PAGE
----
Most countries, including the United States, have no tax on the sale of precious metals. The justification for this has been simple: gold and other precious metals are an investment vehicle. Since there is no tax on the purchase and sale of financial investments, it is clear how this works.
Recently, another - older - way of looking at precious metals has come up. Rather than an investment vehicle, many argue that precious metals - specifically, gold and silver - are in fact money.
In fact, gold was so revered as a currency that when the Bland-Allison Act was passed, in 1878, to put silver into circualtion, President Rutherford B Hayes vetoed it. Congress disagreed, however, and overode that veto, enacting silver as money in the United States.
Are gold and silver money?
If gold and silver are indeed money, many people argue it is entierly nonsensical and unethical to charge a capital-gains tax on it's conversion to another form of money, i.e. fiat currency.
Consider an analogy - a forgein exchange trade - whereby you profit in the following case. You went travelling and conveted an "emergency fund" of 100 dollars to 150 euros. You then return home with 150 euros, and convert that into 110 dollars. Is this income? Clearly only with a very strong stretch. With that in mind, if you were doing this on a regular basis, that would be an entierly different story.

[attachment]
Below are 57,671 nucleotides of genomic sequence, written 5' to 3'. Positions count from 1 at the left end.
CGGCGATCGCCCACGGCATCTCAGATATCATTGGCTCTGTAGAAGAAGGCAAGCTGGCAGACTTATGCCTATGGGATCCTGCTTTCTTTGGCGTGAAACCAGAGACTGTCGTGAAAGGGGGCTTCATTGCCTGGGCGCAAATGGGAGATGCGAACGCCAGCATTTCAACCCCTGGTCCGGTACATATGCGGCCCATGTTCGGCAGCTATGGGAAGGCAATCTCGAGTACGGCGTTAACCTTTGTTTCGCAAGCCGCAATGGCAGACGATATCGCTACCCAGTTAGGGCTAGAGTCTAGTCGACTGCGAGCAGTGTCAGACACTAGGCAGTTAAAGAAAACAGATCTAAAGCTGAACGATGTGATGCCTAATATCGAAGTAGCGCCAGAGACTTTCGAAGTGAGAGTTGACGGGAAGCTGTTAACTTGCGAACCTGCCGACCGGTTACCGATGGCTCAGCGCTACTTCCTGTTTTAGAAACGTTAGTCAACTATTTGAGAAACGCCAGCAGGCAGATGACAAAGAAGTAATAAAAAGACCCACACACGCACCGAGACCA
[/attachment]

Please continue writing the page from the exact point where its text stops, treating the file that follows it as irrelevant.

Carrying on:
Recently, Bill 206, proposed by Idaho House Mjaority Leader Mike Moyle was approved. That Bill saw to it that the "capital gains and losses on precious metals bullion and monetized bullion sales" be stuck from the taxable income provisions.
The real challenge, however, was illustrated by Rep. Ron Nate, who noted "If we are not going to allow people to declare capital losses on their Federal Reserve Notes or their dollar holdings, it would also be unfair to tax people for their gold and silver holdings."
This is an absolute boon to precious metals owners everywhere. Trends recognizing gold for what it is - a currency - illustrate the obvious fact that people don't buy gold for the same reason they buy stocks or bonds.
You should pay close attention to Arizona over the next few weeks, as it might be enacting similar measures.